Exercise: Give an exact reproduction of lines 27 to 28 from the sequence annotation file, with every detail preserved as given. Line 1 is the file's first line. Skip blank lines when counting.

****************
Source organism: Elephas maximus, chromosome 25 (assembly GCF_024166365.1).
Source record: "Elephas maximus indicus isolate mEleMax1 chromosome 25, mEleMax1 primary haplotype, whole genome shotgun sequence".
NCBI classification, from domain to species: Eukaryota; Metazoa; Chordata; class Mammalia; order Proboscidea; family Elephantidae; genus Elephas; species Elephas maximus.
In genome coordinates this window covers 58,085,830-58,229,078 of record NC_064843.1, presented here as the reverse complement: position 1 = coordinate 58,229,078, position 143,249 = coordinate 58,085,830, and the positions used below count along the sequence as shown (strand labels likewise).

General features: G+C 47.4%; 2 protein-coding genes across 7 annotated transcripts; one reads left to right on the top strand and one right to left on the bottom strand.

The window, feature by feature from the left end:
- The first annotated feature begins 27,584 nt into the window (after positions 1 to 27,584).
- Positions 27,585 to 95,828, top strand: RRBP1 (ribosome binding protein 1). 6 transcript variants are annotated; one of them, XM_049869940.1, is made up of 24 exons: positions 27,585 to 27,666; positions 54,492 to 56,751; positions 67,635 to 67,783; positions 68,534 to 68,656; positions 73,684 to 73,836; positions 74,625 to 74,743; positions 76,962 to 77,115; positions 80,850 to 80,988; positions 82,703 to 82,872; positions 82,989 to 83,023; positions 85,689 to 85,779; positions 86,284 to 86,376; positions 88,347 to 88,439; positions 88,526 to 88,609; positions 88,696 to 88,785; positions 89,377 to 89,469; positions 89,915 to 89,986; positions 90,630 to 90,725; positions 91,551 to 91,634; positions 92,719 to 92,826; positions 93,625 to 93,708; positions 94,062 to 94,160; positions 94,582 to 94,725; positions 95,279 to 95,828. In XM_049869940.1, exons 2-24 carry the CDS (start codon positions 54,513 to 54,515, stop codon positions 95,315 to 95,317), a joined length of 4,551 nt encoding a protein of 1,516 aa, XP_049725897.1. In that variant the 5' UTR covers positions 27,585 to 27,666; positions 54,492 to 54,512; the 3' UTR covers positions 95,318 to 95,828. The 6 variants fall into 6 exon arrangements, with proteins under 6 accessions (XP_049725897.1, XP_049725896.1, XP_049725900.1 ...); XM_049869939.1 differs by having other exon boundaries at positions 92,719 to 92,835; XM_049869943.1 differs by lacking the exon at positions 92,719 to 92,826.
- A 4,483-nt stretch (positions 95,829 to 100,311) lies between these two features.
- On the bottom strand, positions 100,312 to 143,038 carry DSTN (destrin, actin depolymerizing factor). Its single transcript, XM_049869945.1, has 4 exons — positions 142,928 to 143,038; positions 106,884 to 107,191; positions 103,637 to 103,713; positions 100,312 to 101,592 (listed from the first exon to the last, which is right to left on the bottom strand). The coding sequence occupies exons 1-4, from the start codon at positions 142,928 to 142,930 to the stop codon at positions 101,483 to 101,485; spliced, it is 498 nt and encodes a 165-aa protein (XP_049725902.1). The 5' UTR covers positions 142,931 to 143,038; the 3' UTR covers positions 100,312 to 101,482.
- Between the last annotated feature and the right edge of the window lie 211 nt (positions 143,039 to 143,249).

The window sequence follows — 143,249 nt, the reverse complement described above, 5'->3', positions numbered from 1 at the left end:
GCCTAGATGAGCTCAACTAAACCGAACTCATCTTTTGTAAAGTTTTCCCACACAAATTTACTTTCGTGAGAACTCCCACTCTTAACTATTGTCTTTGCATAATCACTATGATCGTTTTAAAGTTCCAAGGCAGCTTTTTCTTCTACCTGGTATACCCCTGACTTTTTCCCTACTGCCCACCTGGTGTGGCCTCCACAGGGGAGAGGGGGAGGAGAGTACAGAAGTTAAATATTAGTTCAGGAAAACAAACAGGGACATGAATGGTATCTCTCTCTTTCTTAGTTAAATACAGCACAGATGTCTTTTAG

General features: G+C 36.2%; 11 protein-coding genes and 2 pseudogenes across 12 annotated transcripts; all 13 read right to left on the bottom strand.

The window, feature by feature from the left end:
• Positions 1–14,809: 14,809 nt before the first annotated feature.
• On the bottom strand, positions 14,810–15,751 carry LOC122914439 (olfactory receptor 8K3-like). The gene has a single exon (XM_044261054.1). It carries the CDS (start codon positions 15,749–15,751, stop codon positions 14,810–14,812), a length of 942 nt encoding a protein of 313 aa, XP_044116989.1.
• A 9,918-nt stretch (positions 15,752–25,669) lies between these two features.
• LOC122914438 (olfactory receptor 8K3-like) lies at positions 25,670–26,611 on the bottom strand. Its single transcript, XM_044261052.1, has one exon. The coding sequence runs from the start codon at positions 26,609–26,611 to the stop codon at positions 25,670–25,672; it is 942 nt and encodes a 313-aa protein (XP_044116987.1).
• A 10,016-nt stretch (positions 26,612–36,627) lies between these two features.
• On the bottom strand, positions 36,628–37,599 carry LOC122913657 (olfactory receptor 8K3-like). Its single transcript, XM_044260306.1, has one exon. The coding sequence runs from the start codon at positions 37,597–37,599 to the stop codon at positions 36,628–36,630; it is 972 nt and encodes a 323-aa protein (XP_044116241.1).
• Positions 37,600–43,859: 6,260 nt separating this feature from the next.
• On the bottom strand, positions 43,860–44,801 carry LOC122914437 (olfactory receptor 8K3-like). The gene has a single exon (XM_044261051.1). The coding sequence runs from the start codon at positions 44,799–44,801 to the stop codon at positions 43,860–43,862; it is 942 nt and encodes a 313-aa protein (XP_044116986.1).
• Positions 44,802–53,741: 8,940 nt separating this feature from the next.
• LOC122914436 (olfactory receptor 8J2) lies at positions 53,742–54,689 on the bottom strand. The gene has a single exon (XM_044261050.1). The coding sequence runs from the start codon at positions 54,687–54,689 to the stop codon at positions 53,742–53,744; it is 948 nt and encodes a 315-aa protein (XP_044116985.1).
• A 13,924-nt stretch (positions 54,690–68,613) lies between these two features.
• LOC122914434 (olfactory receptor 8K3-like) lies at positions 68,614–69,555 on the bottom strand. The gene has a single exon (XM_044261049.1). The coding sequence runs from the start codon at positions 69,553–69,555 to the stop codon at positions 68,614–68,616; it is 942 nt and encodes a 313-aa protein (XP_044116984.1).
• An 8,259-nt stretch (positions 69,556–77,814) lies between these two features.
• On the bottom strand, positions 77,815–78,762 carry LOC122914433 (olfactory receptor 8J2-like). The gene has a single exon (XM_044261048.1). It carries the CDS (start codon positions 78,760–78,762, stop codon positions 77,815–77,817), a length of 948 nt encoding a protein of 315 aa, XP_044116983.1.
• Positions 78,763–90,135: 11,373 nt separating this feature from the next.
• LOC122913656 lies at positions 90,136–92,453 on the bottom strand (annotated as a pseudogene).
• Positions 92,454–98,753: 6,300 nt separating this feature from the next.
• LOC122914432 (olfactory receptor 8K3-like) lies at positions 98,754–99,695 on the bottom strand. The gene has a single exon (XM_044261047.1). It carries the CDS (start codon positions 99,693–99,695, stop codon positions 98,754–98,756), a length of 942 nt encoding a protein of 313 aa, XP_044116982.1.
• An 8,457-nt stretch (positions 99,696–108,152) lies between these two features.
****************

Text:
• LOC122914434 (olfactory receptor 8K3-like) lies at positions 68,614–69,555 on the bottom strand. The gene has a single exon (XM_044261049.1). The coding sequence runs from the start codon at positions 69,553–69,555 to the stop codon at positions 68,614–68,616; it is 942 nt and encodes a 313-aa protein (XP_044116984.1).
• An 8,259-nt stretch (positions 69,556–77,814) lies between these two features.